The clethra smells sweet after a day in the heat. I put my key in the door and come into the cool living room, put my purse and mail on the table and call for the cat, who usually greets me at the door but is absent today. I go to the kitchen to put something in the fridge and hear her down in the basement. I call again and she rushes up, meowing loudly to let me know she’s starving. I’m home finally, ready to just be for a while.

Sometimes, less is more

“Just a little more. Push it further. Go on. A little more…” This is the refrain from the physical therapist as I work on bending my knee. One more degree of bend, and another, and another as I work toward a magical goal of 120 degrees.goniometer

“You’ll need to work hard at PT,” were the words spoken by just about everyone I told about my pending knee replacement operation. And the expectation is that this will hurt. In the hospital I was offered extra pain meds before PT. When I told the in-home PT that pushing for more flexion was making my pain spike into the 7 to 8 range on that 10 point scale where 10 = intolerable pain, her response was “Good, that’s what should be happening.” Say what??? Her goal is severe pain???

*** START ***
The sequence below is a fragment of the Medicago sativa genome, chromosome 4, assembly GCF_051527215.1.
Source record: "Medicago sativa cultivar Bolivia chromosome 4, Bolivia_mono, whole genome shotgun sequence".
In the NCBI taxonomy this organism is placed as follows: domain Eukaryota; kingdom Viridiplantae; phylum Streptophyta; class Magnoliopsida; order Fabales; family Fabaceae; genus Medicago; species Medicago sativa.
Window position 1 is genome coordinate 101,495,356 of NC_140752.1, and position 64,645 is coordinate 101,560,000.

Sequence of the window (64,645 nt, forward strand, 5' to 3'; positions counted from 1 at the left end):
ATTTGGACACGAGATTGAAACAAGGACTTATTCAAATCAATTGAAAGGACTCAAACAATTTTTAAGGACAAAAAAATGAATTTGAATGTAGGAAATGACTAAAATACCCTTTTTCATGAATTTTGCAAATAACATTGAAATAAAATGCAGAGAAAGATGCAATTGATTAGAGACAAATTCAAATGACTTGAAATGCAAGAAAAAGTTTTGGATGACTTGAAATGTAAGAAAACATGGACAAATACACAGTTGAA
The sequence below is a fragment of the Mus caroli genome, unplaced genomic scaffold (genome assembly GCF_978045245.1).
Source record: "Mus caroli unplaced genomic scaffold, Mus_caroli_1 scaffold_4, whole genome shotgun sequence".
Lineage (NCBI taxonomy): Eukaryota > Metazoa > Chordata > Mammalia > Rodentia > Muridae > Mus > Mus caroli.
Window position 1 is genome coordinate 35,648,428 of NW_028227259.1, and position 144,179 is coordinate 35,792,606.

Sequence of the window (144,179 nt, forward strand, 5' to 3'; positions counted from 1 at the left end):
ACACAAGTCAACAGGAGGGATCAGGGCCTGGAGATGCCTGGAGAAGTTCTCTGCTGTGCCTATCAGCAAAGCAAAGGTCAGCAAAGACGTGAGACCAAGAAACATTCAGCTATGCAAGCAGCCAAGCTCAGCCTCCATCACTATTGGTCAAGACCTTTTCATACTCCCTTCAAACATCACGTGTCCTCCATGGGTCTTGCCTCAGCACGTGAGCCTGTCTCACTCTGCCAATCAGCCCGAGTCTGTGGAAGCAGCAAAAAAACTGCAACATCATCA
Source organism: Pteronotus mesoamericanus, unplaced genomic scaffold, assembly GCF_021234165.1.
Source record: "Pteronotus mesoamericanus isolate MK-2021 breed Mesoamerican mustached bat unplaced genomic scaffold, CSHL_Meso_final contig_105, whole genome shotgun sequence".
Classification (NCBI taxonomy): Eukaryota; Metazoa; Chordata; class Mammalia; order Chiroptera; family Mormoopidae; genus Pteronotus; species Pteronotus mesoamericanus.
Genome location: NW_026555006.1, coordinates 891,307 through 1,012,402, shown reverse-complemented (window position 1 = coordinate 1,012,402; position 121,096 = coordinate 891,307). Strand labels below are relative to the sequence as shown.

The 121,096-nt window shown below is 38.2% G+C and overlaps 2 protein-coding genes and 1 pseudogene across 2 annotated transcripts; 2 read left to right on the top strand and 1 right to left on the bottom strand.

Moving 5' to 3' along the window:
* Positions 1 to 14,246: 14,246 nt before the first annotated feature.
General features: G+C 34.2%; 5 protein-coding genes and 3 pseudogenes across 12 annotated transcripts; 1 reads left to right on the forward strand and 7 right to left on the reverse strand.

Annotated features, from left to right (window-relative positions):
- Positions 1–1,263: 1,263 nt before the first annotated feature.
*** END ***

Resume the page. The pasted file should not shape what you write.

The day after surgery I was strapped into a passive motion machine for an hour which repeatedly bent my newly operated knee to 60 degrees then to 90 degrees, flex and straighten, flex and straighten, over and over. That same day I was wheeled down to the therapy room and put through my paces—ankle pumps, quad sets, and bending. “We want you at 110 degrees of bend before you leave tomorrow,” the therapist said. “And you’re going to lock me up and make me stay if I don’t achieve that?” I thought.

“No pain, no gain.” The warrior’s approach to recovery. This is a very American approach. Push through pain to achieve your goals.

I take part in an international online forum for people who have had knee and hip replacements and from reading other participants’ posts, I’ve discovered a different perspective on recovery.

Yes, keeping the new knee joint moving is essential for a good recovery. But this can be done gently. In the first weeks of recovery, the focus can be on letting traumatized soft tissue heal and moving just enough to keep things from freezing up—bend to the point of pain and slightly beyond then stop.

This seems like such a sensible approach but when I mentioned it to the PT she looked horrified. “You’ll never get flexibility back unless you push hard!” she said.